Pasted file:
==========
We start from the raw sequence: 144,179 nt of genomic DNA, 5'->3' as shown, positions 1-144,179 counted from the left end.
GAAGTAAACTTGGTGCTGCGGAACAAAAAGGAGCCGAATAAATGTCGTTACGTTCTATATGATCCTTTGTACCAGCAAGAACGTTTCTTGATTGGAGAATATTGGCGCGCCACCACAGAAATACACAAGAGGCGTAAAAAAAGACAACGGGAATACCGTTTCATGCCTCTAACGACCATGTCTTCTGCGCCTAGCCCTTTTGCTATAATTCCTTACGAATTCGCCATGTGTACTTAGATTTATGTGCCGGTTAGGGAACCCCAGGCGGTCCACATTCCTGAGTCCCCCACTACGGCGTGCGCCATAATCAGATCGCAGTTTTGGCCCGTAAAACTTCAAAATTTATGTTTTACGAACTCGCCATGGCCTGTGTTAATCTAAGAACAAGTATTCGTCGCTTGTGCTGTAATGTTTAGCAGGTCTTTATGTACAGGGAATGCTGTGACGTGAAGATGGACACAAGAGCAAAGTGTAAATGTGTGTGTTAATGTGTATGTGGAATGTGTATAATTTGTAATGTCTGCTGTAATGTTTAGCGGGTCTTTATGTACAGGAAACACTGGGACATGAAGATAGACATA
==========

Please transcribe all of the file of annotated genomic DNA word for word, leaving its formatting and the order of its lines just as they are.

We start from the raw sequence: 144,179 nt of genomic DNA, 5'->3' as shown, positions 1-144,179 counted from the left end.
GAAGTAAACTTGGTGCTGCGGAACAAAAAGGAGCCGAATAAATGTCGTTACGTTCTATATGATCCTTTGTACCAGCAAGAACGTTTCTTGATTGGAGAATATTGGCGCGCCACCACAGAAATACACAAGAGGCGTAAAAAAAGACAACGGGAATACCGTTTCATGCCTCTAACGACCATGTCTTCTGCGCCTAGCCCTTTTGCTATAATTCCTTACGAATTCGCCATGTGTACTTAGATTTATGTGCCGGTTAGGGAACCCCAGGCGGTCCACATTCCTGAGTCCCCCACTACGGCGTGCGCCATAATCAGATCGCAGTTTTGGCCCGTAAAACTTCAAAATTTATGTTTTACGAACTCGCCATGGCCTGTGTTAATCTAAGAACAAGTATTCGTCGCTTGTGCTGTAATGTTTAGCAGGTCTTTATGTACAGGGAATGCTGTGACGTGAAGATGGACACAAGAGCAAAGTGTAAATGTGTGTGTTAATGTGTATGTGGAATGTGTATAATTTGTAATGTCTGCTGTAATGTTTAGCGGGTCTTTATGTACAGGAAACACTGGGACATGAAGATAGACATA